Resources for Starting a Faith Based Community Garden – 2013

George Fox students help out in the Mustard Seed Garden

George Fox students help out in the Mustard Seed Garden

Each year, as you know I like to update my resource lists. Here are the best sites and suggestions I have come across since I posted my list last year. I have already written some comments on the topic of community gardens this year:

Creating A Faith Based Community Garden – Much to Reflect On

And if this does not provide enough reading for you, you might also like to check out this list of resources for urban farmers:

My Top 10 Urban Farming Books

My Favourite Urban Farming WebSites

Note: This is partly reposted from last year’s list with some additions and deletions where links have changed.

Resources for Creating a Faith Based Community Garden

Some resources from my friends at ARocha Canada

And from England

  • Grow Zones – a community growing resource started by Earth Abbey in the UK, that brings people together locally to help one another grow fruit and vegetables in their own gardens. Participants are supported by the Grow Zones Kit, which is designed to make the prospect of growing fruit and vegetables a less burdensome, more enjoyable prospect and overcome the obstacles to ‘growing your own’.
  • Earth Abbey

As well as my own book To Garden with God, you may also find the following books on spirituality and gardening helpful

Resources-Curricula for Churches / Faith communities

From Catholic Community Gardens

Some of these ideas are a little repetitive but I also loved: 

And of course there are dozens of seed calalogues and websites which also often include very helpful newsletters and videos on how to grow vegetables.  My favourites  are:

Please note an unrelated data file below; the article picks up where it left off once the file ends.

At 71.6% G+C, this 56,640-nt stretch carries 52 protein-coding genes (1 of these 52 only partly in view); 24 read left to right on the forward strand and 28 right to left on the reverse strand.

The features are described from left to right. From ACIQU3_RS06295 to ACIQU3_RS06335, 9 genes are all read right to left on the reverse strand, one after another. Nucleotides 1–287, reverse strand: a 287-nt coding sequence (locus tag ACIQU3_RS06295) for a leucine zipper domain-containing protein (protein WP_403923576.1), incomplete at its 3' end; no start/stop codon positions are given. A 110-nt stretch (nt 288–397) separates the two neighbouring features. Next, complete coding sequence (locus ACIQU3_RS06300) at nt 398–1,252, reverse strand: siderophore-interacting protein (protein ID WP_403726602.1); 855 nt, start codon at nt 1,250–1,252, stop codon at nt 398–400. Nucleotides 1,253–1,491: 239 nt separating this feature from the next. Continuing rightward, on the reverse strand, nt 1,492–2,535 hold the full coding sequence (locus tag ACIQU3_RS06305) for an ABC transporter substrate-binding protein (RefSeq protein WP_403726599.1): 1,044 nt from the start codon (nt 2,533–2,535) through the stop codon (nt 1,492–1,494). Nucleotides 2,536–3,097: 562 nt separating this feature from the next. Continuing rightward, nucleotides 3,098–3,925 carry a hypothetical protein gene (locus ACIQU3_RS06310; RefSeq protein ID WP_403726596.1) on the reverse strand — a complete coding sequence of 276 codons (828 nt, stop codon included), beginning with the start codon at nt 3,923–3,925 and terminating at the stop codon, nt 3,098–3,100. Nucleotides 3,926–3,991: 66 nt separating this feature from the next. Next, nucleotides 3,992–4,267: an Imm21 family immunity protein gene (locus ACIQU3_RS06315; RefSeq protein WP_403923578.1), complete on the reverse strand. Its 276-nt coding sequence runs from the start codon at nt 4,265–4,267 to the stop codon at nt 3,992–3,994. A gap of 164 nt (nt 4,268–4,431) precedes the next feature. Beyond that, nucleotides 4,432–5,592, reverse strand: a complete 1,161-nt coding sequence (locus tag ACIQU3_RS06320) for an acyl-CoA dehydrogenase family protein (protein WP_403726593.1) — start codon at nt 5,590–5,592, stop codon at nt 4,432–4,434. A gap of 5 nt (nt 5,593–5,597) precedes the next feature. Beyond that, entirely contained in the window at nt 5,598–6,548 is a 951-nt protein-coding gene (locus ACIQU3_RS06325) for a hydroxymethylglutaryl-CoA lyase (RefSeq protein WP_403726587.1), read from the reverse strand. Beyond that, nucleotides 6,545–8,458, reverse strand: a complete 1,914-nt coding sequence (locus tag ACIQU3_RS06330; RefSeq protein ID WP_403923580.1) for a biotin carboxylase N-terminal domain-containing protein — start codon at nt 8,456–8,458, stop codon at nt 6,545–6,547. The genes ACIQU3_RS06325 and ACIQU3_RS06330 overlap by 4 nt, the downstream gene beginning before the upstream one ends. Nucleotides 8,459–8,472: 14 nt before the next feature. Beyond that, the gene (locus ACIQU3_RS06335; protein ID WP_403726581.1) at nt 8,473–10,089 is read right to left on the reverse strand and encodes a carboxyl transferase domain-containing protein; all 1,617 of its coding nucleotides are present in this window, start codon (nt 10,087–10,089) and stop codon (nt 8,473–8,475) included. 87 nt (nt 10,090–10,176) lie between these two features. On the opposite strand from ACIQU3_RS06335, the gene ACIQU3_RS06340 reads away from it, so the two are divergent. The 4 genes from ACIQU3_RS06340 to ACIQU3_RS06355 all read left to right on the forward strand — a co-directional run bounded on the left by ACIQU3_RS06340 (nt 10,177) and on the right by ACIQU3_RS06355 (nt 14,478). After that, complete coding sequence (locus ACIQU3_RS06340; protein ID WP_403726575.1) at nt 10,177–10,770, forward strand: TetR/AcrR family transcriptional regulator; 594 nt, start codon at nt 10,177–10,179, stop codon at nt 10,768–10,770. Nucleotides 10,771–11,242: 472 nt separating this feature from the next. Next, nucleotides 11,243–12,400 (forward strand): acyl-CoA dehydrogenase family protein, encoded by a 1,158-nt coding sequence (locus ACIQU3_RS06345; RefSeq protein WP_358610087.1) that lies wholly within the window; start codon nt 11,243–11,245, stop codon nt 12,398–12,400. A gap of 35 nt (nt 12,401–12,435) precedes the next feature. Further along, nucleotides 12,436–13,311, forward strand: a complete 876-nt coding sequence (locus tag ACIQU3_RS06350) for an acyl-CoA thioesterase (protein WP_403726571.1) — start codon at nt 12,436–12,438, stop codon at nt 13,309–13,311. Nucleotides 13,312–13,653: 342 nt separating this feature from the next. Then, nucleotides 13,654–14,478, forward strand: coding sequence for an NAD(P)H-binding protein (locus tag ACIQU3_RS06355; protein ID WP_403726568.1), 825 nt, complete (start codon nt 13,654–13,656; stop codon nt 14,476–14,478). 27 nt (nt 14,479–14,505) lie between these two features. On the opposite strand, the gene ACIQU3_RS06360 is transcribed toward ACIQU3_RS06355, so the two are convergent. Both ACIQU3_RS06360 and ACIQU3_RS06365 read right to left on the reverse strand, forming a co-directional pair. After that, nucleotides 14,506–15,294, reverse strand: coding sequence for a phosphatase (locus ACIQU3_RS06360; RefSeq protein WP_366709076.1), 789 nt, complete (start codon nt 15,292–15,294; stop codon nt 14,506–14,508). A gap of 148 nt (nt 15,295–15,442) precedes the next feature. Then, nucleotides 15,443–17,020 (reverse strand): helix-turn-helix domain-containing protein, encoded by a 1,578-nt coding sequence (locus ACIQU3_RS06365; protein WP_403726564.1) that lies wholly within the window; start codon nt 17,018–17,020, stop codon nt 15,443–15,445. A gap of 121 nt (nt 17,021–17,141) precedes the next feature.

This year I have taken Seeds of Change off my list (see explanation here)






Creating A Faith Based Community Garden – Much to Reflect On

Time to plant seeds

Time to plant seeds

Garden season is underway here in the Pacific NW. I have already planted lettuce, spinach, Chinese greens, mesculin mix, cabbages, cauliflowers and peas inside on the front porch. This morning I emailed our burgeoning garden community of those keen to get their hands in the dirt. (If you would like to join us once a month for fellowship and a shared time of gardening please let me know.)

All of this has meant I am doing a lot of reflecting on creating a faith based community garden. There are some excellent websites and articles out there to help with this and I have blogged about them in previous years

More Resources for Creating a Faith Based Community Garden

Tips for Creating a Faith Based Community Garden – part 1

Tips For Creating a Faith Based Community Garden – part 2

This year my thoughts have revolved around the concept of community garden, especially in faith based gardens. So few encourage community. Sometimes the plots are even surrounded by fences that say in no uncertain terms – this is mine.  Often the work for tending the plots falls to one or two people who often religiously tend everyone else’s space. Sometimes the produce goes bad because people are too busy to harvest it.

For me there are three must do requirements for a faith based community garden:

  1. Create community. One church I heard of invited the congregation out into the garden once a month after the morning service to help weed and tend the crops. That truly is a community garden. For us at the Mustard Seed House inviting others to our monthly garden days has increased the feel of community and extended it to a broader community as well. Sometimes we can also create a deeper sense of community with our neighbours just by being out in the front yard, and when a church plants a garden in its front yard and the neighbours walk past it makes a statement about the congregation’s concern for their community too.